Q:Can you give me his name, Colonel?
    A:No, I cant, I dont remember

    So, we have one of the co-authors of the report, one of the three qualified pathologists, stating, under oath, that he did not know who was running the autopsy.

    • George Simmons says:

      Another interesting point of Dr Finck’s testimony was when he was asked why he did not dissect the track of the bullet wound in the neck. He seemed to be very reluctant to answer this question, and had to be directed by the Judge to answer:
      Q:I will ask you the question one more time: Why did you not dissect the track of the bullet wound that you have described today and you saw at the time of the autopsy at the time you examined the body? Why? I ask you to answer that question.
      A:As I recall I was told not to. But I don’t remember by whom.
      Q:You were told not to, but you don’t remember by whom?
      A:Right
      Q:Could it have been one of the Admirals or one of the Generals in the room?
      A:I don’t recall.

      So, we also have one of the co authors of the report, one of the three qualified pathologists stating he did not do this dissection because he was told not to, but he cannot recall who told him not to do it.

  5. Ray Mitcham says:

    Paul O’Connor said General le May was present at the autopsy.

    • Photon says:

      Paul O’Connor said a lot of things. Unfortunately after he made the statement that there was no brain in JFK’s head the rest of his testimony collapses.Shipping casket? Why didn’t anybody else notice that?

      • Ray Mitcham says:

        A waiting team of soldiers carried the cheap shipping casket, with the president’s body in it, into the morgue at 6:35 p.m., even while Mrs. Kennedy was still slowly traveling from Andrews Air Force Base to the Bethesda facilities under the assumption, erroneous as it was, that her husband’s body was still inside the expensive, heavy, ornate casket that was riding in the back of her car.

        How do we know this happened? Because it was witnessed by several Navy and Marine enlisted men who were there and saw it happen.

        Moreover, their eyewitness accounts are buttressed by two documents that were discovered in the 1990s by the Assassination Records Review Board, the agency that had been created in the wake of the storm over government secrecy in the Kennedy assassination produced by Oliver Stone’s 1991 movie “JFK.”

        The first document was a written report of the funeral home that handled the embalming of the president’s body. It contained the following notation: “Body removed from metal shipping casket at NSNH at Bethesda.”

        The second document was an official military report filed four days after the assassination by Marine Sgt. Roger Boyajian, which stated in part: “The detail arrived at the hospital at approximately 1800 [6:00 p.m.] and after reporting as ordered several members of the detail were posted at entrances to prevent unauthorized persons from entering the prescribed area…. At approximately 18:35 [6:35 p.m.] the casket was received at the morgue entrance and taken inside.” (Brackets added.)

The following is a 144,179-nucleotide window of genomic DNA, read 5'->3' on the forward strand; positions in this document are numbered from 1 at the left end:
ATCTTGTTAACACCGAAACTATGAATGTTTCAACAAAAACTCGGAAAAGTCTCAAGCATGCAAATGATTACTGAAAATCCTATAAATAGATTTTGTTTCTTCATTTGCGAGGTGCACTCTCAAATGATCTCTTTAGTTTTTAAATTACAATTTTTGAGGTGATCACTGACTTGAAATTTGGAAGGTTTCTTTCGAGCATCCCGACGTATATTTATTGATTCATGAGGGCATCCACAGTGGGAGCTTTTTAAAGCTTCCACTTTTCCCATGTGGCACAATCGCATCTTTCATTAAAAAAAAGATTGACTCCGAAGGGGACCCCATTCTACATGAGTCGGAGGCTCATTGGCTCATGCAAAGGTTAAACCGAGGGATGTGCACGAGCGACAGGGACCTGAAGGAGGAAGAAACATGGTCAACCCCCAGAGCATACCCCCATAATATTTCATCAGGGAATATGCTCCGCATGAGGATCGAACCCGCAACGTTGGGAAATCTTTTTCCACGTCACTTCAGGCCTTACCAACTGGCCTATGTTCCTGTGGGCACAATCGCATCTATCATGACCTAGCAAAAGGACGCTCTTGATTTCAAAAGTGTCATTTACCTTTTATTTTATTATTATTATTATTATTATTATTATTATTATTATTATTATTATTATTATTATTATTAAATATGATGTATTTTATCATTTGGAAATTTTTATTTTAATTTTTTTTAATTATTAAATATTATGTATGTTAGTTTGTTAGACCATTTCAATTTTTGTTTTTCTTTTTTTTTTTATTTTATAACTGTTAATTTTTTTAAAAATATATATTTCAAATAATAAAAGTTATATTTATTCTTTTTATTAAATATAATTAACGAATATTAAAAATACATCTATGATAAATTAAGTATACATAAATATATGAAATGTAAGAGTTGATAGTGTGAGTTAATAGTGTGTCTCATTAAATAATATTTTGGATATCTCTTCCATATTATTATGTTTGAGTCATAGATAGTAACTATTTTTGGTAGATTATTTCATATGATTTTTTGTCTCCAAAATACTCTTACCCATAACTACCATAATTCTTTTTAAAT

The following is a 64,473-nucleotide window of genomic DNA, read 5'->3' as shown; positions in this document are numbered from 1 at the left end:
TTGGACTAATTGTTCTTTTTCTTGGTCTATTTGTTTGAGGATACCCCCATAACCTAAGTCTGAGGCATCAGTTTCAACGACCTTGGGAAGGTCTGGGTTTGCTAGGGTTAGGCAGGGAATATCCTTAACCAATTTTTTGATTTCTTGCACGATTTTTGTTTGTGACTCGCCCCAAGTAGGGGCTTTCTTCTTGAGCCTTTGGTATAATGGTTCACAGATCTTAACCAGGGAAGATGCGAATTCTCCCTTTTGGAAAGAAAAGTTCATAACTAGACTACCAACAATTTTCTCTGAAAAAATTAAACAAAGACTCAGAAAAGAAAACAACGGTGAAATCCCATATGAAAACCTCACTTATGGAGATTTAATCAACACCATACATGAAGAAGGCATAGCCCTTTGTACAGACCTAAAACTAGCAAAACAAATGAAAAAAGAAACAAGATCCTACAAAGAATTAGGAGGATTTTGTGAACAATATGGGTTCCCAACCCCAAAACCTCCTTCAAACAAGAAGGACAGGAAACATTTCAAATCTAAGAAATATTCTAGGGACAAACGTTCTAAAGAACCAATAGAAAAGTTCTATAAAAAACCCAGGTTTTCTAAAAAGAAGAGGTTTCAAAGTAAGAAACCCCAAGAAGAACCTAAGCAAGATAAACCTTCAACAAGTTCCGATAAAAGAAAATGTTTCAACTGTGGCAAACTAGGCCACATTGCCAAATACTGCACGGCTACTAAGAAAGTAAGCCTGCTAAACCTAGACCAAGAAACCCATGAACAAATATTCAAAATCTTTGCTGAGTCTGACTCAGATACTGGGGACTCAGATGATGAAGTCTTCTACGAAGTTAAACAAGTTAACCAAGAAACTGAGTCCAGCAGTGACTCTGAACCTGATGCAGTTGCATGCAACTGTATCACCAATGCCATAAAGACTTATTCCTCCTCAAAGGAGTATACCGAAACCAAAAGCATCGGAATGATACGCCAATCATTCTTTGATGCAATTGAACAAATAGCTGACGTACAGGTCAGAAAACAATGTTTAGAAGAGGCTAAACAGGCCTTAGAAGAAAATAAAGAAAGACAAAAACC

Who were the other enlisted men who confirmed the early delivery of the president’s body into the Bethesda morgue?

        They included E-6 Navy corpsman Dennis David, who later became a Navy officer and who served for 11 years in the Medical Services Corps, until he retired from active duty in 1976. It was under his supervision that a team of sailors offloaded the cheap shipping casket from the black hearse containing the team of men in suits and carried it into the Bethesda morgue.

        In fact, David said that when he saw Mrs. Kennedy walking into the front of the Bethesda hospital at 6:55 p.m., he knew what she did not know: that the expensive, heavy, ornate casket from Parkland that was sitting in front of Bethesda Naval Hospital did not contain the deceased president’s body.

        Also confirming the early delivery of Kennedy’s body to the Bethesda morgue were E-4 Navy corpsman Paul O’Connor, E-5 Navy corpsman Floyd Riebe, E-4 Navy corpsman Jerrol Custer, E-4 Navy corpsman Ed Reed, and E-4 Navy corpsman James Jenkins.

        The overwhelming weight of the evidence renders a virtually inescapable conclusion: that some time between Parkland Hospital and Andrews Air Force Base, unidentified agents of the U.S. government secretly removed the president’s body from the expensive, heavy, ornate casket into which it had been placed at Parkland and then secretly delivered it in a cheap shipping casket to the Bethesda morgue at 6:35 p.m.

        • Photon says:

          Godfrey McHugh or Jackie Kennedy were with the body continuously from Parkland to Bethesda; McHugh accompanied the body into the autopsy suite. He termed this claim “idiotic”, which it is.

          • Neopatriot says:

            The casket was left unattended during the swearing in ceremony so they were not “constantly” with the casket.

          • Ray Mitcham says:

            So the enlisted men who saw the metal casket and the Funeral home that removed JFK froma metal casket were all wrong?